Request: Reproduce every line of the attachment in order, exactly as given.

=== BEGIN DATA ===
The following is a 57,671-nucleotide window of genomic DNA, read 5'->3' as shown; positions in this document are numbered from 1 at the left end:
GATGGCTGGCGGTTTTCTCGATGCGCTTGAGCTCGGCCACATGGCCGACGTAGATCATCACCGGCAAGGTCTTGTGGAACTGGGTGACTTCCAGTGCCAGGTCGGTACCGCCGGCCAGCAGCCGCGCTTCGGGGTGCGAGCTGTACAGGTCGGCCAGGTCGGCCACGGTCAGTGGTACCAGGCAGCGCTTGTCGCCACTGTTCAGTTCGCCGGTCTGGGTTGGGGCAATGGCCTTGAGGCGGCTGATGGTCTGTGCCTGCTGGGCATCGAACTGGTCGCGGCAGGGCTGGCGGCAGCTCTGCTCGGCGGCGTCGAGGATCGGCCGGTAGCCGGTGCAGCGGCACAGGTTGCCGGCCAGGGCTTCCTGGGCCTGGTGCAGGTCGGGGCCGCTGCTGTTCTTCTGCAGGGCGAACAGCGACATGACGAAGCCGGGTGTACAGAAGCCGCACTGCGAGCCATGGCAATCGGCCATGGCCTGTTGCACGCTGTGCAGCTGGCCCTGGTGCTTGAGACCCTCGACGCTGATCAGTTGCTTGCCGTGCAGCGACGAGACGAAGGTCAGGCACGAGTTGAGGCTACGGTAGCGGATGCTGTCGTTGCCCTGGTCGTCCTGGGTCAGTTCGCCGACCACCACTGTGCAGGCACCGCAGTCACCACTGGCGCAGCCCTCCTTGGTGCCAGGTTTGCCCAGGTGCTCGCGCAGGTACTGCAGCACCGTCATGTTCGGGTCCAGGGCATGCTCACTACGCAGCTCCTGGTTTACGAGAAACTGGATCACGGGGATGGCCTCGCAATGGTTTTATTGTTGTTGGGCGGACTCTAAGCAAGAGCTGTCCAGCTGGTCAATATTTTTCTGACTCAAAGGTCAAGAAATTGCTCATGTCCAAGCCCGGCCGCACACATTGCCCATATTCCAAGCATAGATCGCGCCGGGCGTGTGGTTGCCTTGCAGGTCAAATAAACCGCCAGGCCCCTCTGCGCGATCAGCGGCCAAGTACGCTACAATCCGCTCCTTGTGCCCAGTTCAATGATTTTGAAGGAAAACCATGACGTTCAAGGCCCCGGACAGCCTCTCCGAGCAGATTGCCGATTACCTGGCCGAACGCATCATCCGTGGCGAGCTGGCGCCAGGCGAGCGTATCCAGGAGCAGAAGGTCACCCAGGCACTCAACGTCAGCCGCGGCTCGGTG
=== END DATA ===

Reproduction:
The following is a 57,671-nucleotide window of genomic DNA, read 5'->3' as shown; positions in this document are numbered from 1 at the left end:
GATGGCTGGCGGTTTTCTCGATGCGCTTGAGCTCGGCCACATGGCCGACGTAGATCATCACCGGCAAGGTCTTGTGGAACTGGGTGACTTCCAGTGCCAGGTCGGTACCGCCGGCCAGCAGCCGCGCTTCGGGGTGCGAGCTGTACAGGTCGGCCAGGTCGGCCACGGTCAGTGGTACCAGGCAGCGCTTGTCGCCACTGTTCAGTTCGCCGGTCTGGGTTGGGGCAATGGCCTTGAGGCGGCTGATGGTCTGTGCCTGCTGGGCATCGAACTGGTCGCGGCAGGGCTGGCGGCAGCTCTGCTCGGCGGCGTCGAGGATCGGCCGGTAGCCGGTGCAGCGGCACAGGTTGCCGGCCAGGGCTTCCTGGGCCTGGTGCAGGTCGGGGCCGCTGCTGTTCTTCTGCAGGGCGAACAGCGACATGACGAAGCCGGGTGTACAGAAGCCGCACTGCGAGCCATGGCAATCGGCCATGGCCTGTTGCACGCTGTGCAGCTGGCCCTGGTGCTTGAGACCCTCGACGCTGATCAGTTGCTTGCCGTGCAGCGACGAGACGAAGGTCAGGCACGAGTTGAGGCTACGGTAGCGGATGCTGTCGTTGCCCTGGTCGTCCTGGGTCAGTTCGCCGACCACCACTGTGCAGGCACCGCAGTCACCACTGGCGCAGCCCTCCTTGGTGCCAGGTTTGCCCAGGTGCTCGCGCAGGTACTGCAGCACCGTCATGTTCGGGTCCAGGGCATGCTCACTACGCAGCTCCTGGTTTACGAGAAACTGGATCACGGGGATGGCCTCGCAATGGTTTTATTGTTGTTGGGCGGACTCTAAGCAAGAGCTGTCCAGCTGGTCAATATTTTTCTGACTCAAAGGTCAAGAAATTGCTCATGTCCAAGCCCGGCCGCACACATTGCCCATATTCCAAGCATAGATCGCGCCGGGCGTGTGGTTGCCTTGCAGGTCAAATAAACCGCCAGGCCCCTCTGCGCGATCAGCGGCCAAGTACGCTACAATCCGCTCCTTGTGCCCAGTTCAATGATTTTGAAGGAAAACCATGACGTTCAAGGCCCCGGACAGCCTCTCCGAGCAGATTGCCGATTACCTGGCCGAACGCATCATCCGTGGCGAGCTGGCGCCAGGCGAGCGTATCCAGGAGCAGAAGGTCACCCAGGCACTCAACGTCAGCCGCGGCTCGGTG